Keeping track of the subs. Alleged spy's skipper now has second thoughts

How does the United States Navy tell if it has a Soviet spy aboard? To former submarine Capt. James Bush, there is nothing like an extended tour at sea in a 425-foot sub to ascertain whether an individual sailor is worthy of his security clearance.

``The real criteria, as far as I was concerned, were the observations at sea,'' Captain Bush says. ``When we went to sea, normally if the guy had any chinks in his personality, they showed up in that period of time.'' Now, despite years of experience, Captain Bush is having second thoughts. ``Perhaps we were overly confident that observation works,'' he says.

The second thoughts come as result of the recent reports that former Navy communications specialist James A. Walker Jr. has worked as a Soviet spy for the past 20 years, including time at sea in the US Navy submarine Sim'on Bol'ivar.

Bush (now with the Center for Defense Information, a private research organization generally critical of the Pentagon) commanded the Sim'on Bol'ivar for four months in 1967, when Mr. Walker was its senior radioman. Walker was roughly 30 years old then, and if court documents are correct, he was in his second or third year of spying.

Today -- 18 years later -- Bush says he's puzzled about how Walker could have eluded detection for 20 years. He notes, however, that during the four months that he and Walker served on the Bolivar, the submarine remained in port, so their contact was less frequent.

Bush wasn't the only Navy man to be fooled by Walker's apparent guise. Bill Wilkinson, former leader of the Ku Klux Klan, also served with Walker on the Bolivar. He has been reported as saying Walker acted like a ``tremendous patriot.'' Walker is also said to have been a member at that time of the conservative John Birch Society.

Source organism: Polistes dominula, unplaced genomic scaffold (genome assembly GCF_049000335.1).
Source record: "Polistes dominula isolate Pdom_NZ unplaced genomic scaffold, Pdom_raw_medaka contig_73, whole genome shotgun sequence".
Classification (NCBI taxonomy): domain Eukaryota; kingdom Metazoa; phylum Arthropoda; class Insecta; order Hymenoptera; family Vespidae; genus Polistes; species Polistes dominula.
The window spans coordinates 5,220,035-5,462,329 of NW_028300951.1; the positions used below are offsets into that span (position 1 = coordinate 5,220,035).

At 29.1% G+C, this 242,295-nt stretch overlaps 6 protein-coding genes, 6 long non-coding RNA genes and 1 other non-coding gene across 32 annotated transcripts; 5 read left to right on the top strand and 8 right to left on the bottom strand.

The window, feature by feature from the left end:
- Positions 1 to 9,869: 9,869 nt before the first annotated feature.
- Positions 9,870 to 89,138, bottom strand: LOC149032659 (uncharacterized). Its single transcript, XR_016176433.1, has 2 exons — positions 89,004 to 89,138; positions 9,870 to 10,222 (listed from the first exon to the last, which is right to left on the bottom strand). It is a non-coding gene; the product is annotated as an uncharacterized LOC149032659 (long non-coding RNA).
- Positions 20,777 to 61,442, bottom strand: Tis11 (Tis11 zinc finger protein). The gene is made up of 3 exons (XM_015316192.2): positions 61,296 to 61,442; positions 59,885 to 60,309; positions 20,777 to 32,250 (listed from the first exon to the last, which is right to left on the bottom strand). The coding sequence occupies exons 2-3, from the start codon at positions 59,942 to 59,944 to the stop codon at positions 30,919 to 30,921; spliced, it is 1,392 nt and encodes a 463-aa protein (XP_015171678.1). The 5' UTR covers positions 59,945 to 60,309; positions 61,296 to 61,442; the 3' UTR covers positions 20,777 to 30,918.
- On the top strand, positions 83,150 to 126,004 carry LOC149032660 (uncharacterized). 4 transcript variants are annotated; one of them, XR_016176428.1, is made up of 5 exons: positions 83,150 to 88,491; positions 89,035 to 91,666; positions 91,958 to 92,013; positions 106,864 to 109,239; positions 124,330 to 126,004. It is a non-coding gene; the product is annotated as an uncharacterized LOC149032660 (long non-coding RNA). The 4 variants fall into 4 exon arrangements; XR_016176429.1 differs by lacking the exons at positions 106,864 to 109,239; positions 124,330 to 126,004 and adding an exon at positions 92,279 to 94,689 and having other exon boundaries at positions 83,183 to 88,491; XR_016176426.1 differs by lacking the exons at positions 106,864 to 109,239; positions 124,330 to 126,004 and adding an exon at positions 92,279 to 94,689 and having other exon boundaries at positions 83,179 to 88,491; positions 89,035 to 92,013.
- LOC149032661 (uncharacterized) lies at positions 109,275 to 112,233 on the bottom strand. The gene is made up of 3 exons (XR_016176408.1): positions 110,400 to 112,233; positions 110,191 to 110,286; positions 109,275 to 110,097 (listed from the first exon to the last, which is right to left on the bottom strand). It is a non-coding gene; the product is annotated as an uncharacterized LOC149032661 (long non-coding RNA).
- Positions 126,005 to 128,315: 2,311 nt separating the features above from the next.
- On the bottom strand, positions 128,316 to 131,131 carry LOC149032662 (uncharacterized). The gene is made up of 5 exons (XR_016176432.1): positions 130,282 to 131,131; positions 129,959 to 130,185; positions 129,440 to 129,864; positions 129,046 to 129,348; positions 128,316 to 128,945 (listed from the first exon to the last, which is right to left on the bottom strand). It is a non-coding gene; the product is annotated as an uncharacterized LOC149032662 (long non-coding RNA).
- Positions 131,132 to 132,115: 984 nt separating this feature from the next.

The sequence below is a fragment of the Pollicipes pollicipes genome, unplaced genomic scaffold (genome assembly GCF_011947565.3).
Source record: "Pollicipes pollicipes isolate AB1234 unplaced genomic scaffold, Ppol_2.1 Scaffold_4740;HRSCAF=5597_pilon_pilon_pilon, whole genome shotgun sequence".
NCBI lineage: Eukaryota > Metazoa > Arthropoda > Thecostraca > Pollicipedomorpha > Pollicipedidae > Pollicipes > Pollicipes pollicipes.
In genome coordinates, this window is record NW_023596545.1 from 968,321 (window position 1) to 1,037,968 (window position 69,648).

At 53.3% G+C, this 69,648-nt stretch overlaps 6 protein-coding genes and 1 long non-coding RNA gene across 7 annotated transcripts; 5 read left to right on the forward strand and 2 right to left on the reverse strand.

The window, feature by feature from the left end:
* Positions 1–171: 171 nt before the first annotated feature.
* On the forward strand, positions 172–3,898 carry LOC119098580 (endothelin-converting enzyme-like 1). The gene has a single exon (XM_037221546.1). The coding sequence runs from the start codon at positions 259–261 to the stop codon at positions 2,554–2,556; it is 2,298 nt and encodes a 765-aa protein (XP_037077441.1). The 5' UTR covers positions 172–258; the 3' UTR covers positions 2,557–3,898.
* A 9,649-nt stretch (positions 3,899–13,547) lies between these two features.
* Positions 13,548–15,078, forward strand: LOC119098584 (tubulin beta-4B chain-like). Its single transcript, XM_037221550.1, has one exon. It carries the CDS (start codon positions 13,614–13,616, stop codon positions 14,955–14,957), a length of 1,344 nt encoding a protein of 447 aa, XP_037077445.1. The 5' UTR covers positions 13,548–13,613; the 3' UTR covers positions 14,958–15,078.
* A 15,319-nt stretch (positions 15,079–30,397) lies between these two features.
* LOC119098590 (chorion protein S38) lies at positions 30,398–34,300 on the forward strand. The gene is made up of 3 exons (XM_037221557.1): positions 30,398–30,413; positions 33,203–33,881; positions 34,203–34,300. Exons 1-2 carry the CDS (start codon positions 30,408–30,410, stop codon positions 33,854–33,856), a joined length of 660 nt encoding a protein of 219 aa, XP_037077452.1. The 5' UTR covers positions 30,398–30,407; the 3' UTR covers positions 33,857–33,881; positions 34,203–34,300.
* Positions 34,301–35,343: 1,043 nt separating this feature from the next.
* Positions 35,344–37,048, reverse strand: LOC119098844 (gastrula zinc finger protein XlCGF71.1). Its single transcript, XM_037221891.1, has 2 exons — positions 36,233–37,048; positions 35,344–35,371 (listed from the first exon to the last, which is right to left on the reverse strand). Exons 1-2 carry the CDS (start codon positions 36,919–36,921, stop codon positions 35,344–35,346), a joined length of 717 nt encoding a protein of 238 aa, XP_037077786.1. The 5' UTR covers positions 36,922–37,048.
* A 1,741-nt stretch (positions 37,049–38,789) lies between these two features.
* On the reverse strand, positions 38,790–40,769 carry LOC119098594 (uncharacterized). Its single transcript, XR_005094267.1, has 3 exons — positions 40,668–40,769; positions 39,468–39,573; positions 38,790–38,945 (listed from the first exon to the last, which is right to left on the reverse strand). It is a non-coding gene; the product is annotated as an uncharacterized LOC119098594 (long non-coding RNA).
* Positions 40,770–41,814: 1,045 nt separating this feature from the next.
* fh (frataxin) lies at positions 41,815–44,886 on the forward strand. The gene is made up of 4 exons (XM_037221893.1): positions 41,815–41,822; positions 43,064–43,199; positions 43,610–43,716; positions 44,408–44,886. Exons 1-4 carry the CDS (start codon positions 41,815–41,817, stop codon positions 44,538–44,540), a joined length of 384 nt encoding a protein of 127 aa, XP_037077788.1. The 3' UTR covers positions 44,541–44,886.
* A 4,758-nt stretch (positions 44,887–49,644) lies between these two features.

Walker is charged with heading a spy ring for the Soviets that included his son, his brother, and a close friend. All are current or former Navy men.

Officials still do not know whether Walker was himself recruited by the Soviets or whether he approached them and volunteered to spy. And there are numerous questions about the extent of the spy services Walker may have performed for the Soviets.

According to a former naval intelligence officer who asked not to be named, Walker's importance may have hinged on his ability to identify potential recruits for the Soviets.

The former officer says that Walker's job as a private investigator in Norfolk, Va., a large Navy community, was a perfect cover for a Soviet KGB agent. Walker had worked as a private investigator since his retirement as a naval communications specialist.

``The Navy is like a giant fraternity. But there is also a lot of gossip,'' says Bush.

He says Walker may have been able to tell the Soviets the character traits and vulnerabilities of key Navy personnel -- drinking problems, promiscuity, large debts, discontent, and so on. The Soviets, he says, would then assign a different agent -- unknown to Walker -- to approach the potential recruit with an offer he or she could not refuse.

Christopher Boyce, who was convicted in the mid-1970s of selling the Soviets highly sensitive information about US spy satellites, has said that in a meeting in Mexico City with ``Boris,'' his KGB control agent, he was asked to provide a list of all of Boyce's co-workers.

``They wanted me to tell them different things about these people that could be exploited -- financial problems, alcohol problems, sex problems, who was going on vacation where and when, to which countries, and just things that they could use to put hooks into people and exploit them,'' Boyce told the Senate in April.

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